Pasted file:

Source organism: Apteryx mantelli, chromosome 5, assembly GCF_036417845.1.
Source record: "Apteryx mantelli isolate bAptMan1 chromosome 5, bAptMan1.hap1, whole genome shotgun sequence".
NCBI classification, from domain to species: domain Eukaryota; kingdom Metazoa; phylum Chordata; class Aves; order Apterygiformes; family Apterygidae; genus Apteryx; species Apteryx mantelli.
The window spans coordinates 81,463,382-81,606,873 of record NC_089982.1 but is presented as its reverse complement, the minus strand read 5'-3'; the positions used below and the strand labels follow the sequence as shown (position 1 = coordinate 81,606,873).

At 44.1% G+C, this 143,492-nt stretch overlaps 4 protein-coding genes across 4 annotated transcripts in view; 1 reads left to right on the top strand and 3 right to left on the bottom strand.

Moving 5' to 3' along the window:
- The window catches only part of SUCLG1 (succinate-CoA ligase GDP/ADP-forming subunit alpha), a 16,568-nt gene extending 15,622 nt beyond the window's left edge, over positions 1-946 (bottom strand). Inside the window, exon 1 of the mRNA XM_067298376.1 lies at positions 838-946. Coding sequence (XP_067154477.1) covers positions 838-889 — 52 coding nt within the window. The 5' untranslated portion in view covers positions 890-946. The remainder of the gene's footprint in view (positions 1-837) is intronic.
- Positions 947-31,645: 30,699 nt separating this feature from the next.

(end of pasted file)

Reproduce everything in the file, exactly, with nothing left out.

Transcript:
Source organism: Apteryx mantelli, chromosome 5, assembly GCF_036417845.1.
Source record: "Apteryx mantelli isolate bAptMan1 chromosome 5, bAptMan1.hap1, whole genome shotgun sequence".
NCBI classification, from domain to species: domain Eukaryota; kingdom Metazoa; phylum Chordata; class Aves; order Apterygiformes; family Apterygidae; genus Apteryx; species Apteryx mantelli.
The window spans coordinates 81,463,382-81,606,873 of record NC_089982.1 but is presented as its reverse complement, the minus strand read 5'-3'; the positions used below and the strand labels follow the sequence as shown (position 1 = coordinate 81,606,873).

At 44.1% G+C, this 143,492-nt stretch overlaps 4 protein-coding genes across 4 annotated transcripts in view; 1 reads left to right on the top strand and 3 right to left on the bottom strand.

Moving 5' to 3' along the window:
- The window catches only part of SUCLG1 (succinate-CoA ligase GDP/ADP-forming subunit alpha), a 16,568-nt gene extending 15,622 nt beyond the window's left edge, over positions 1-946 (bottom strand). Inside the window, exon 1 of the mRNA XM_067298376.1 lies at positions 838-946. Coding sequence (XP_067154477.1) covers positions 838-889 — 52 coding nt within the window. The 5' untranslated portion in view covers positions 890-946. The remainder of the gene's footprint in view (positions 1-837) is intronic.
- Positions 947-31,645: 30,699 nt separating this feature from the next.